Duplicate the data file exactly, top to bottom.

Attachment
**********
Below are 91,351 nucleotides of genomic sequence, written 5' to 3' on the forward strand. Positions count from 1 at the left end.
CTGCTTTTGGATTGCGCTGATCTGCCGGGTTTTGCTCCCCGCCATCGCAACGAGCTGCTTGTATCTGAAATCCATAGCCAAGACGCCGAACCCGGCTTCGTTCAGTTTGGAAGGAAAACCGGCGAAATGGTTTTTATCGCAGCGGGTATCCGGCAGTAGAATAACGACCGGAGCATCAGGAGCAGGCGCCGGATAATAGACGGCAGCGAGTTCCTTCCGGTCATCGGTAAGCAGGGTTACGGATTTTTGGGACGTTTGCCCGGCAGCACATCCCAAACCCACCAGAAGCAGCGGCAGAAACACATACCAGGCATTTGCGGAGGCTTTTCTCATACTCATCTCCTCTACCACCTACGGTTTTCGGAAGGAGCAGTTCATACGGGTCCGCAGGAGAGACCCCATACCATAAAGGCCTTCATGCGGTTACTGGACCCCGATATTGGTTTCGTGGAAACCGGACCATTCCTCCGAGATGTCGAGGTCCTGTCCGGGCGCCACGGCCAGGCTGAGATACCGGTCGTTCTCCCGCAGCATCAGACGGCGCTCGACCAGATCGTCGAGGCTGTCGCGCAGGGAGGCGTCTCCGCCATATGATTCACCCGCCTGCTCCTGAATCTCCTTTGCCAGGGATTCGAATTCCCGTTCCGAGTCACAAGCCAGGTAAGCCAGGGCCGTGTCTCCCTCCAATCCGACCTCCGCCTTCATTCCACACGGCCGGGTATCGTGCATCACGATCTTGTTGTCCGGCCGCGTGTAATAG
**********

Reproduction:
Below are 91,351 nucleotides of genomic sequence, written 5' to 3' on the forward strand. Positions count from 1 at the left end.
CTGCTTTTGGATTGCGCTGATCTGCCGGGTTTTGCTCCCCGCCATCGCAACGAGCTGCTTGTATCTGAAATCCATAGCCAAGACGCCGAACCCGGCTTCGTTCAGTTTGGAAGGAAAACCGGCGAAATGGTTTTTATCGCAGCGGGTATCCGGCAGTAGAATAACGACCGGAGCATCAGGAGCAGGCGCCGGATAATAGACGGCAGCGAGTTCCTTCCGGTCATCGGTAAGCAGGGTTACGGATTTTTGGGACGTTTGCCCGGCAGCACATCCCAAACCCACCAGAAGCAGCGGCAGAAACACATACCAGGCATTTGCGGAGGCTTTTCTCATACTCATCTCCTCTACCACCTACGGTTTTCGGAAGGAGCAGTTCATACGGGTCCGCAGGAGAGACCCCATACCATAAAGGCCTTCATGCGGTTACTGGACCCCGATATTGGTTTCGTGGAAACCGGACCATTCCTCCGAGATGTCGAGGTCCTGTCCGGGCGCCACGGCCAGGCTGAGATACCGGTCGTTCTCCCGCAGCATCAGACGGCGCTCGACCAGATCGTCGAGGCTGTCGCGCAGGGAGGCGTCTCCGCCATATGATTCACCCGCCTGCTCCTGAATCTCCTTTGCCAGGGATTCGAATTCCCGTTCCGAGTCACAAGCCAGGTAAGCCAGGGCCGTGTCTCCCTCCAATCCGACCTCCGCCTTCATTCCACACGGCCGGGTATCGTGCATCACGATCTTGTTGTCCGGCCGCGTGTAATAG